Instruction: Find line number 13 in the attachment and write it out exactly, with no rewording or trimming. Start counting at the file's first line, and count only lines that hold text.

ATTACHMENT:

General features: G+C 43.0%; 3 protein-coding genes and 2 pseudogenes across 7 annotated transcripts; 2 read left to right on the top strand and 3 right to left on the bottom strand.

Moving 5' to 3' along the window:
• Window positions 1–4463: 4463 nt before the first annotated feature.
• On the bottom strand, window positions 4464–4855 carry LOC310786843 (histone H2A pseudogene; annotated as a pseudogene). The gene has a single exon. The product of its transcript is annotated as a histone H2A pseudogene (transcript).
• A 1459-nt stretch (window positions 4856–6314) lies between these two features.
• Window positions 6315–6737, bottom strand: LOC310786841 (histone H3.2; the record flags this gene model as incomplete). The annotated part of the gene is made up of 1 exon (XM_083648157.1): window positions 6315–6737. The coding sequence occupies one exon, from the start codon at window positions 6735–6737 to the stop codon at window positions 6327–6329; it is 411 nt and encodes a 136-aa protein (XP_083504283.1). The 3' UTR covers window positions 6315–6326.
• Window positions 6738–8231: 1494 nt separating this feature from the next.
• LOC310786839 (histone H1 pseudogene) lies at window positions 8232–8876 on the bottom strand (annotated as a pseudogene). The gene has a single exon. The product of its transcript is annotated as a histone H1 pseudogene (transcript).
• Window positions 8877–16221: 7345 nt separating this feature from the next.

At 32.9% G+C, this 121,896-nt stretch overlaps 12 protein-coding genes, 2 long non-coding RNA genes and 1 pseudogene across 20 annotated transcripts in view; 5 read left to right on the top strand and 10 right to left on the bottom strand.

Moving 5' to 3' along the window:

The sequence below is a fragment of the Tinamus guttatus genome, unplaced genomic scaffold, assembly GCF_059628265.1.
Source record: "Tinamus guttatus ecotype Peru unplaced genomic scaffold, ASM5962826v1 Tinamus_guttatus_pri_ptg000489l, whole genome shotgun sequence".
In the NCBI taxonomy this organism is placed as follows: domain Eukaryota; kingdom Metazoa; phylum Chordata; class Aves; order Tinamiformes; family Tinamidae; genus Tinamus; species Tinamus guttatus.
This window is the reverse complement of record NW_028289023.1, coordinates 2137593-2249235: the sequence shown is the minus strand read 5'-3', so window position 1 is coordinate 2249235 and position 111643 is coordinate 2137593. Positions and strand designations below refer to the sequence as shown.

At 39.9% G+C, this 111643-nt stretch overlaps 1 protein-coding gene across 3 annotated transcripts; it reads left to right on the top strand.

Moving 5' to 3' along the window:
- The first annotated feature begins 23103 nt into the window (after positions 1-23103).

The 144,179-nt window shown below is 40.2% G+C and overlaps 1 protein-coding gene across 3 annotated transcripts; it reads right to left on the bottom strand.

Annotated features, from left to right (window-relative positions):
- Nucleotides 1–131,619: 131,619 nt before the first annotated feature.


Source record: "Tinamus guttatus ecotype Peru unplaced genomic scaffold, ASM5962826v1 Tinamus_guttatus_pri_ptg000489l, whole genome shotgun sequence".